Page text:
– Prepositional Adjectival Phrases – Letter P –
- A (Real) Blast From The Past – This is an Adjectival, Metaphorical, Idiomatic and Prepositional Phrasal-Noun which is used to describe something which was a part of, or represents a memory (fond or otherwise) from the past. This phrase is used when the thing which is it describing has not been thought about for a very long time, has probably been forgotten, and the arrival of which came as a big surprise.
“Seeing my some of my old friends from Grateful Dead Tour was a real blast from the past. I completely forgot about the week that we travelled together through the redwood forests of Northern California… (but understandably-so).” 😉
- In-Person – This is an idiomatic phrasal adjective to describe a meeting of some sort and means that the meeting was not done over the phone, internet, or some other method but the the people involved were physically in the same place together… “I had spoken to him on the phone a couple of times, but when I finally got to meet him *in-person*, I quickly realized that he was a complete idiot.” – (See Also: “Face-to-Face”)
- (to be) Off The Beaten Path – This Idiomatic Prepositional-Phrase can be either an Adverbial Phrase (to talk about how someone is doing something) or an Adjectival Phrase to describe some thing or process as being a bit different, or out of the ordinary. This phrase comes from the days when we had more “paths” (or “trails”) than roads. If the “path” is walked by many people, it will be “beaten” down. If not it is probably not commonly used. Therefore – Idiomatically – it is used to say that the place where one “is”, or the way that someone is doing something is not the common way…
“When we travel, we don’t like to be around a lot of other tourists. We like to get off the beaten path and explore. This is also how we run our company. We try to be fresh and innovative and not do things just because that is how everyone else does it. You could say that we like to get off the beaten path, whenever we do anything.”
- (to be) On The Periphery – This is an adjective phrase used to describe (literally) the things which are within view, but are not being focused upon, and (figuratively) the things that need to be done, but are not so important at the moment… “There are a lot of things that need to be done with setting up the database, but with the current project’s deadline being moved up, those things are *on the periphery*. We will deal with them after we finish the current project.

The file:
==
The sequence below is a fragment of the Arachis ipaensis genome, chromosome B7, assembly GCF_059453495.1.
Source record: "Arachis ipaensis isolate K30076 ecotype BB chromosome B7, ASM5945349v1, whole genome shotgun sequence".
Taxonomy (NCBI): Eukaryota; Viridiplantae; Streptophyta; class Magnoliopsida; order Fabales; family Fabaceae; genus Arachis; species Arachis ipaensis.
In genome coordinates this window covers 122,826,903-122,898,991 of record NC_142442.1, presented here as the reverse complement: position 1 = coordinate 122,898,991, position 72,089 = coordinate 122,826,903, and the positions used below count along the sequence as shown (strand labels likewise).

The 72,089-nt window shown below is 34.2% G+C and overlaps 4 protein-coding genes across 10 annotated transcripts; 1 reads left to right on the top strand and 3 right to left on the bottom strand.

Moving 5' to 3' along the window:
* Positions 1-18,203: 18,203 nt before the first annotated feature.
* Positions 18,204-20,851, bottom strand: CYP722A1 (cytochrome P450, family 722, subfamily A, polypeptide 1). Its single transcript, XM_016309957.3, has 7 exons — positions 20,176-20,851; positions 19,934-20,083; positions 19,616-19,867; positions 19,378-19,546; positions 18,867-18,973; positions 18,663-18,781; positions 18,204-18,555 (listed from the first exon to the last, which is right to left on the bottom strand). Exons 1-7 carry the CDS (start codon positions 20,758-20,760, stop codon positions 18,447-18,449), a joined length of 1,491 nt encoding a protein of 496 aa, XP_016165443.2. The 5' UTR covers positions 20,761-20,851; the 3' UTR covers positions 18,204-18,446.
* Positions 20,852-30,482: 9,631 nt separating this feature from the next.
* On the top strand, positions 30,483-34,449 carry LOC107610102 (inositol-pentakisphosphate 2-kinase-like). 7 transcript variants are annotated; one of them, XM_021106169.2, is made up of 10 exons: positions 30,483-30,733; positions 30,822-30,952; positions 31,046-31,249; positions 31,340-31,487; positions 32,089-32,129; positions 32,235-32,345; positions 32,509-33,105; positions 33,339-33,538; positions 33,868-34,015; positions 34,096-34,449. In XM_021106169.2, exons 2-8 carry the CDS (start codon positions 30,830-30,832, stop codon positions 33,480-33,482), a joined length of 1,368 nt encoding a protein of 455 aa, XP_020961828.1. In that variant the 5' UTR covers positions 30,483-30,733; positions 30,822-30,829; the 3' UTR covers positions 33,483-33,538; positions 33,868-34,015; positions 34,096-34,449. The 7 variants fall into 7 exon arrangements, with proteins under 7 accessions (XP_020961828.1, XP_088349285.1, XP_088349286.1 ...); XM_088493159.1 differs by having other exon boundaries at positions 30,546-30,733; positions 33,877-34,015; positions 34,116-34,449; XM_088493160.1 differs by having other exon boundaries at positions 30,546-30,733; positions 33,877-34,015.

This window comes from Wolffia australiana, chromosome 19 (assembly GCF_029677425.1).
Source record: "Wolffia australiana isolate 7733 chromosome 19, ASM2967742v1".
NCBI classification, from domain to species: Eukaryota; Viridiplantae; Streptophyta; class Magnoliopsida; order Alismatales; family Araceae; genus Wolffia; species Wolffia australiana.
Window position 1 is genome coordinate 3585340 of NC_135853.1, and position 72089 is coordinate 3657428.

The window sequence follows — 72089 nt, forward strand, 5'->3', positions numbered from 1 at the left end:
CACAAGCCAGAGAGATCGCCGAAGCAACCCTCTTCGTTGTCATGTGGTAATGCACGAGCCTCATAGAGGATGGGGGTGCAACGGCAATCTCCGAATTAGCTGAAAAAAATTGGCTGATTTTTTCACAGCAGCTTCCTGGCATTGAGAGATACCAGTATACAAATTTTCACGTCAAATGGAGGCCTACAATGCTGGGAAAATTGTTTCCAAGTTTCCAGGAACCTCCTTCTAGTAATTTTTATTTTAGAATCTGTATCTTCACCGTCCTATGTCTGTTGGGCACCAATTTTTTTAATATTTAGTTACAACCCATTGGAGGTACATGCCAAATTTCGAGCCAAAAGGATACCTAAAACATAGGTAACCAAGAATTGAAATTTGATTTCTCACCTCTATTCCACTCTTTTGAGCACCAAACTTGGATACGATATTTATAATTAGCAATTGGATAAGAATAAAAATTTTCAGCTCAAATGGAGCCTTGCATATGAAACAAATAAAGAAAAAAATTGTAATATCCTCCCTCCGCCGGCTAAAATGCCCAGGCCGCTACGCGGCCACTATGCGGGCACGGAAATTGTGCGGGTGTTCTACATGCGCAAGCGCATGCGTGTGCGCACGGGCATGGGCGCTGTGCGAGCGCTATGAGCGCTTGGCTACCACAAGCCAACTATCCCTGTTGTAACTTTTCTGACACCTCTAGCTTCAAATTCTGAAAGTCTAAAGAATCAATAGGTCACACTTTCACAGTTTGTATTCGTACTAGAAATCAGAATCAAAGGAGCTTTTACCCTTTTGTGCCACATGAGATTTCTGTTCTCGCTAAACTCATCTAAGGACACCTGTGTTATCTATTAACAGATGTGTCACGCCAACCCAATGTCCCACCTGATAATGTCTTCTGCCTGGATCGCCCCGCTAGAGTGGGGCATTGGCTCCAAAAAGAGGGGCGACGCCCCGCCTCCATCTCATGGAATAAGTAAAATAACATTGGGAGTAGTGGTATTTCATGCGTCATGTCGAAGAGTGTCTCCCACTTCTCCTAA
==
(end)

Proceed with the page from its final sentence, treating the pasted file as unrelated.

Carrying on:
- (to be) On The Same Page – This Idiomatic Prepositional-Phrase is also an Adjectival Verb Phrase which is used to mean that two or more people “Comprehend Each Other” and/or “Agree” (but not necessarily both)…
“I called the meeting today because I just want to make sure that we are all on the same page about what is to be expected with the new project.”
- (to be) Cool Under Pressure – This is an idiomatic adjectival phrase which is used to describe the state wherein one is able to remain calm and focused in a stressful situation. We often refer to tense and stressful situations (which cause emotional, mental or physical “pressure”) as being “hot”, so if a person does not seem to be, or does not let one’s self become adversely affected by the conditions of that situation, then he/ she is *cool under* (the) *pressure* (of that situation.)
- (to be) Put Off (something) – This is an idiomatic adjectival phrase which describes when someone is made to not like or become very uncomfortable with something which he or she were previously in favor of or at least felt neutral about… “We arrived in the small village early in the week, and everything seemed perfect, but when the weekend came, the place was filled with tourists and we were *put off* the idea of buying a home there.” – (Notice also that this phrase is followed by a noun or noun phrase)
- (to be) Put Off By (someone/something) – This phrase is nearly identical to the above meaning however it is usually used to describe when someone has the feeling because the actions of another or because of some situation… “Our neighbors, at first, seemed like very nice people. In fact, the wife and her child are still very friendly, by I was completely *put off by* her husband who always pretends like he doesn’t see us when we pass each other on the street.” – (Notice also that this phrase is followed by a person, and usually some behavior or action of that person.)